Vitamin D may be more critical than calcium for bones

November 9, 2005 in Nutrition Topics in the News, Vitamins, Minerals, Supplements

Vitamin D may be more critical than calcium for bones

While calcium has long been known as the most important mineral for bone protection, the latest study findings from researchers in Iceland suggest that vitamin D may actually be just as, if not more important. Researchers found that consuming more than 800 mg of calcium per day may not actually be necessary for bone health if the body has enough vitamin D.

In the study of more than 900 adults, researchers divided the participants into groups depending on calcium intake (less than 800 mg/d, 800-1200 mg/d, and greater than1200 mg/d) and serum vitamin D levels.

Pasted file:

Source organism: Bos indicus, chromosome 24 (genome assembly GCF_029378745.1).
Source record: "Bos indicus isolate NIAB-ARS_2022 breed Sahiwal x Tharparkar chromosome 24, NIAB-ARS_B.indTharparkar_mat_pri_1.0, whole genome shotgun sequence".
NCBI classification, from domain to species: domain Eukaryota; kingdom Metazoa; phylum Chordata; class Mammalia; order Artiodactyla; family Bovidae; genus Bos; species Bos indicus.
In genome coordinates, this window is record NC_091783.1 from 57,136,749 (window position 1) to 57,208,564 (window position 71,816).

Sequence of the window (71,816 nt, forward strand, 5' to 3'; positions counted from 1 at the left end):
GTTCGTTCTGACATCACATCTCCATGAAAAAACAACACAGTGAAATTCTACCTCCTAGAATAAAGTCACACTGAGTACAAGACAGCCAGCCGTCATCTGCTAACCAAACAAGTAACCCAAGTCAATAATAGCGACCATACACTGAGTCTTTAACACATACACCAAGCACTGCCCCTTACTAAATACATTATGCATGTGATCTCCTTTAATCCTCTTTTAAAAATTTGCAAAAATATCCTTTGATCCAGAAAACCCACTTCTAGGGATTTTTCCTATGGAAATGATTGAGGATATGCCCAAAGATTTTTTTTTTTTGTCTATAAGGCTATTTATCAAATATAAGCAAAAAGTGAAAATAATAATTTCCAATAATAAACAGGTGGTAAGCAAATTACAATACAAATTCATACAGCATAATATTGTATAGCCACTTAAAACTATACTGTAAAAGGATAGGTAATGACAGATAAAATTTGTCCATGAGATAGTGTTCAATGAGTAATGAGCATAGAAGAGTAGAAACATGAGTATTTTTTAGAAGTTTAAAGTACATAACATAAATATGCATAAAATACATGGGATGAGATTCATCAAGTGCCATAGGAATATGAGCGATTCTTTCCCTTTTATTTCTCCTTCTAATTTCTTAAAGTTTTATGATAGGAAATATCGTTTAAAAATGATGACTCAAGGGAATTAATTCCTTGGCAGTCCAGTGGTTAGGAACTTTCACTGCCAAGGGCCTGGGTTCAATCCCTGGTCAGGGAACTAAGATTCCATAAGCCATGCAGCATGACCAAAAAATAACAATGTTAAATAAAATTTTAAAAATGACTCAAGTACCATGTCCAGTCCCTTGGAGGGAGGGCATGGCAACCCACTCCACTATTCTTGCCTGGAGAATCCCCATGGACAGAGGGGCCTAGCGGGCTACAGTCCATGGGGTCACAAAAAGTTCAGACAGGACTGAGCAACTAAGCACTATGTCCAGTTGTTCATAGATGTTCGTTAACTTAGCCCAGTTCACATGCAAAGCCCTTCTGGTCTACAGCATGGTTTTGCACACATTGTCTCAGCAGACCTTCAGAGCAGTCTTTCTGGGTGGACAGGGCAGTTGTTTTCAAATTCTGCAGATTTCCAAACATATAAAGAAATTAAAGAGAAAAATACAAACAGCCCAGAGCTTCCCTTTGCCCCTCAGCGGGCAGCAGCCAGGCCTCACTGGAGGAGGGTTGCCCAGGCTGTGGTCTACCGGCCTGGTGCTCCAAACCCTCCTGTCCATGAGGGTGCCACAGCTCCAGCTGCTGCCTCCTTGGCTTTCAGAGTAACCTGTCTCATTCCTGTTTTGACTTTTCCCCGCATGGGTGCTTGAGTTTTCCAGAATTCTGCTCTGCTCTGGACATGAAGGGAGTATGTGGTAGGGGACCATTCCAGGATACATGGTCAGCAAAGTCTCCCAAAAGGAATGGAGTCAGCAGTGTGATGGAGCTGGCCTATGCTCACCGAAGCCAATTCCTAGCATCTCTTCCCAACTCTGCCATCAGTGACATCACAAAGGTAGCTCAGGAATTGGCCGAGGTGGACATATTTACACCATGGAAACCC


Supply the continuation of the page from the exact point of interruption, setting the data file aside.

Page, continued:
Using food consumption records from the participants, researchers determined that sufficient vitamin D levels can ensure an ideal level of parathyroid hormone, a measure of calcium metabolism, even when calcium intake is less than 800 mg per day. But consuming more than 1200 mg of calcium daily is not enough to maintain ideal parathyroid hormone if the vitamin D status is insufficient. Researchers explained that Vitamin D may have a calcium sparing effect, so as long as vitamin D status is ensured, calcium intake levels of more than 800 mg daily may be unnecessary for maintaining calcium metabolism.

This study is part of a growing body of work that points to the important role of vitamin D, and not just calcium alone, in bone health.

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